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  18. Keeling, J.W. and Miller, R.K. (2011) Indirect immunofluorescence for monitoring spindle assembly and disassembly in yeast.
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  19. Elhanany-Tamir, H. et al. (2012) Organelle positioning in muscles requires cooperation between two KASH proteins and microtubules.
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  20. Walsh, C.J. (2012) The structure of the mitotic spindle and nucleolus during mitosis in the amebo-flagellate Naegleria.
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  21. Adamakis, I.D. et al. (2013) Effects of bisphenol A on the microtubule arrays in root meristematic cells of Pisum sativum L.
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  22. Buerstenbinder, K. et al. (2013) Arabidopsis Calmodulin-binding IQD1 Localizes to Microtubules and Interacts with Kinesin Light Chain-Related Protein-1.
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  23. Panteris, E. et al. (2013) The distribution of TPX2 in dividing leaf cells of the fern Asplenium nidus.
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  24. Malea, P. et al. (2013) Microtubule integrity and cell viability under metal (Cu, Ni and Cr) stress in the seagrass Cymodocea nodosa.
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  25. Eleftheriou, E.P. et al. (2016) Hexavalent chromium-induced differential disruption of cortical microtubules in some Fabaceae species is correlated with acetylation of α-tubulin.
    Protoplasma. 253 (2): 531-42.
  26. Wang, S. et al. (2015) Nesprin provides elastic properties to muscle nuclei by cooperating with spectraplakin and EB1.
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  27. Okamoto, M. et al. (2016) Fyn Accelerates M Phase Progression by Promoting the Assembly of Mitotic Spindle Microtubules.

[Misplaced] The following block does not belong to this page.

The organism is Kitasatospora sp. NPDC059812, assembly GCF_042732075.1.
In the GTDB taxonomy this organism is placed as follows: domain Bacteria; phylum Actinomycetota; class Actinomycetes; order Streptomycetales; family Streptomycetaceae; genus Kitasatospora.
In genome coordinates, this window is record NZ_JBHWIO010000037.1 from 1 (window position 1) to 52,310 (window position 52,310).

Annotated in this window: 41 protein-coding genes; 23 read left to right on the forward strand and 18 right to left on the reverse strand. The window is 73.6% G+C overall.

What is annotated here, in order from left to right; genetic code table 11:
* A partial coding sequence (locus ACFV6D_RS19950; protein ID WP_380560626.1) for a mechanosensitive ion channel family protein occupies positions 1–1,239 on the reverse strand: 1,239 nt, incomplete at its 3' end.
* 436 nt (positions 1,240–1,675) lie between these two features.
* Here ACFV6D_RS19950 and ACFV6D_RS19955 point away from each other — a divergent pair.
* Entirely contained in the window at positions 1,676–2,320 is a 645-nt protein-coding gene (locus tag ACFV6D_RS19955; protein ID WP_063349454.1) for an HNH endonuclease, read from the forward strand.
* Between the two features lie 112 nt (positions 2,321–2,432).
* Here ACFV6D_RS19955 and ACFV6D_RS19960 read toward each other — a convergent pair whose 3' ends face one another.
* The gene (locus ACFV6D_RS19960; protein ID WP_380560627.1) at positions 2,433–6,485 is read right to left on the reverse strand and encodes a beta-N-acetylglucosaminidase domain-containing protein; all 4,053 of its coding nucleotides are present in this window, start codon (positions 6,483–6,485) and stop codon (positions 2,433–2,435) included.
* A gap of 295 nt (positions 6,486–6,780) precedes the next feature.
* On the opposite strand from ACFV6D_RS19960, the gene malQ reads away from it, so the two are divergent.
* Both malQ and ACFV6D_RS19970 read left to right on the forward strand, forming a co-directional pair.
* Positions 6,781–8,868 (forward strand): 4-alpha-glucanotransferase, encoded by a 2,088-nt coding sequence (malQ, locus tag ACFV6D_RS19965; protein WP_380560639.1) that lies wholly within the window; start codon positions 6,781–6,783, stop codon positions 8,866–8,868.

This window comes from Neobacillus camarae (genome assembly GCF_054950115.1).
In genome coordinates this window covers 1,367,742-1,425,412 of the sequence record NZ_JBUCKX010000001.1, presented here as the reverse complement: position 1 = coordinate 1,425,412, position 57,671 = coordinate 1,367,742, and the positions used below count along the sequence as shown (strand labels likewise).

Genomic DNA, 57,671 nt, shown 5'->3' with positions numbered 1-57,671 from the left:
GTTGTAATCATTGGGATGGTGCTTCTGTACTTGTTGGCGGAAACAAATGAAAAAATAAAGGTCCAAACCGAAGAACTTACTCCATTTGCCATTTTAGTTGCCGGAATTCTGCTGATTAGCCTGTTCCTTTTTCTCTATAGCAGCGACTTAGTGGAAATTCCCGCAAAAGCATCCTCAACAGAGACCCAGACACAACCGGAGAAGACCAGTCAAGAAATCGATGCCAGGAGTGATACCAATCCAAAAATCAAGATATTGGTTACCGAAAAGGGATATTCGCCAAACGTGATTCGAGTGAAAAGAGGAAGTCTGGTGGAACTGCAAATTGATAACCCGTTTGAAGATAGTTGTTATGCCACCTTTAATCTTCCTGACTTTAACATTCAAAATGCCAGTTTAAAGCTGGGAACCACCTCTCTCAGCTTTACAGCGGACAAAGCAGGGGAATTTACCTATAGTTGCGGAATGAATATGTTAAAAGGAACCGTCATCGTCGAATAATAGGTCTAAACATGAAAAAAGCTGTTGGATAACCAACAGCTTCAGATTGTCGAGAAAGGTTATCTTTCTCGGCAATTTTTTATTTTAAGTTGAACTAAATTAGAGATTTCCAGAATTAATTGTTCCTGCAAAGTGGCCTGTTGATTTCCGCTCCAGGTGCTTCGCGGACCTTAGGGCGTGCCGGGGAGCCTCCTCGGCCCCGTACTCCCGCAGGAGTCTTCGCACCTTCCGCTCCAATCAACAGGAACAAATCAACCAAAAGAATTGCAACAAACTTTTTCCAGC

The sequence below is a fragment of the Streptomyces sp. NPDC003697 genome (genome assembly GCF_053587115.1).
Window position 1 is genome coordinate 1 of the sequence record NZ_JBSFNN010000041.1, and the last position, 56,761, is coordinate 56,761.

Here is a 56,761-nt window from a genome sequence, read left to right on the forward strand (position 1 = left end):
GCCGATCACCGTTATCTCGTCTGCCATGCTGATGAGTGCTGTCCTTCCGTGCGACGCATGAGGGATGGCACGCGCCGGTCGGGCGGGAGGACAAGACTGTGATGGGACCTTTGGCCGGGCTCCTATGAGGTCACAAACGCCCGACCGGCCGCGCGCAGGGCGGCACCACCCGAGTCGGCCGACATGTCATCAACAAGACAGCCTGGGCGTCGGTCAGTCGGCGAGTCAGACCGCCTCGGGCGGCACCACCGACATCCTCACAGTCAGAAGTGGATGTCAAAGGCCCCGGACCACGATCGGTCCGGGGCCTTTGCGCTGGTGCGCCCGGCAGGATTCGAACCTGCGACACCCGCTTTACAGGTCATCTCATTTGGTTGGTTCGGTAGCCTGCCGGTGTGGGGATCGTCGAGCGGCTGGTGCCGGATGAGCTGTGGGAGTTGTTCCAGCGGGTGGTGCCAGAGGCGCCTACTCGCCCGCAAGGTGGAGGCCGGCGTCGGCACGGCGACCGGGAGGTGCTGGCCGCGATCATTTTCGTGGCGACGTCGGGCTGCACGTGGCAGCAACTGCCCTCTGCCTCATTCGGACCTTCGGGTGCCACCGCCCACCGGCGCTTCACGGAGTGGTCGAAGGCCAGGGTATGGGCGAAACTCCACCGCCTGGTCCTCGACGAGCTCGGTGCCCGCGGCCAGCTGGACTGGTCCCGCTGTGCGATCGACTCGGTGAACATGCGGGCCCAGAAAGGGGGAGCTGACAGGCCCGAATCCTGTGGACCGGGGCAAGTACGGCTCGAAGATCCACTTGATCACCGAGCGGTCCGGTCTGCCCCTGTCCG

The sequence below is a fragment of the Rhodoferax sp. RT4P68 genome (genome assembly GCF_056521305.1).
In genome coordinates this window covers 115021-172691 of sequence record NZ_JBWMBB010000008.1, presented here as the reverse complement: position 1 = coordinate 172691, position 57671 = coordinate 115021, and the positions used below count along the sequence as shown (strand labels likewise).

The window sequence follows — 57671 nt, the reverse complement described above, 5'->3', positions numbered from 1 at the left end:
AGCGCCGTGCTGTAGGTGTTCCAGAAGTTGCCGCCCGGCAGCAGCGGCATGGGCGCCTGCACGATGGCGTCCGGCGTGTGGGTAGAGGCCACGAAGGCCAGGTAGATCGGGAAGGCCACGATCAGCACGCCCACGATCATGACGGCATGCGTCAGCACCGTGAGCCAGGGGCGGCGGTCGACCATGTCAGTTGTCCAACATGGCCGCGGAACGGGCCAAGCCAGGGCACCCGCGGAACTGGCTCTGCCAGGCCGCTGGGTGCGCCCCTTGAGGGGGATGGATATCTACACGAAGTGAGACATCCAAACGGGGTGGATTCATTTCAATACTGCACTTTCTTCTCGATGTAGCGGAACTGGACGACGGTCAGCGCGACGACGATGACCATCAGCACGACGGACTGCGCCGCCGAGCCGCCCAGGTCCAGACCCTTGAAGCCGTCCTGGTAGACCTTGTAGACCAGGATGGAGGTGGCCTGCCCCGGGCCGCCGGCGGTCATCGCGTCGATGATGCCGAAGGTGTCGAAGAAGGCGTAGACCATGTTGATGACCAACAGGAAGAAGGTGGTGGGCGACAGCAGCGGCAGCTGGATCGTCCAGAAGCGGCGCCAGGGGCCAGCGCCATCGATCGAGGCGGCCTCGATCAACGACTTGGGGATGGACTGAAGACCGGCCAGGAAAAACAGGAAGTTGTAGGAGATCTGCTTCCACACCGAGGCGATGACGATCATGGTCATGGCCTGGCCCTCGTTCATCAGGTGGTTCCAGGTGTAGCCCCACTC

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  28. Eleftheriou, E.P. et al. (2015) Aberration of mitosis by hexavalent chromium in some Fabaceae members is mediated by species-specific microtubule disruption.
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  29. Sullivan, A.E. et al. (2016) MAGED1 is a novel regulator of a select subset of bHLH PAS transcription factors.
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  30. Schweizer, N. et al. (2015) An organelle-exclusion envelope assists mitosis and underlies distinct molecular crowding in the spindle region.
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  31. Livanos P et al. (2016) Deliberate ROS production and auxin synergistically trigger the asymmetrical division generating the subsidiary cells in Zea mays stomatal complexes.
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  32. Xie, J.L. et al. (2017) Staurosporine Induces Filamentation in the Human Fungal Pathogen Candida albicans via Signaling through Cyr1 and Protein Kinase A.
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  34. Kowanda, M. et al. (2016) Loss of function of the Drosophila Ninein-related centrosomal protein Bsg25D causes mitotic defects and impairs embryonic development.
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  35. Diao, L.T. et al. (2017) Delineation of the role of chromatin assembly and the Rtt101Mms1 E3 ubiquitin ligase in DNA damage checkpoint recovery in budding yeast.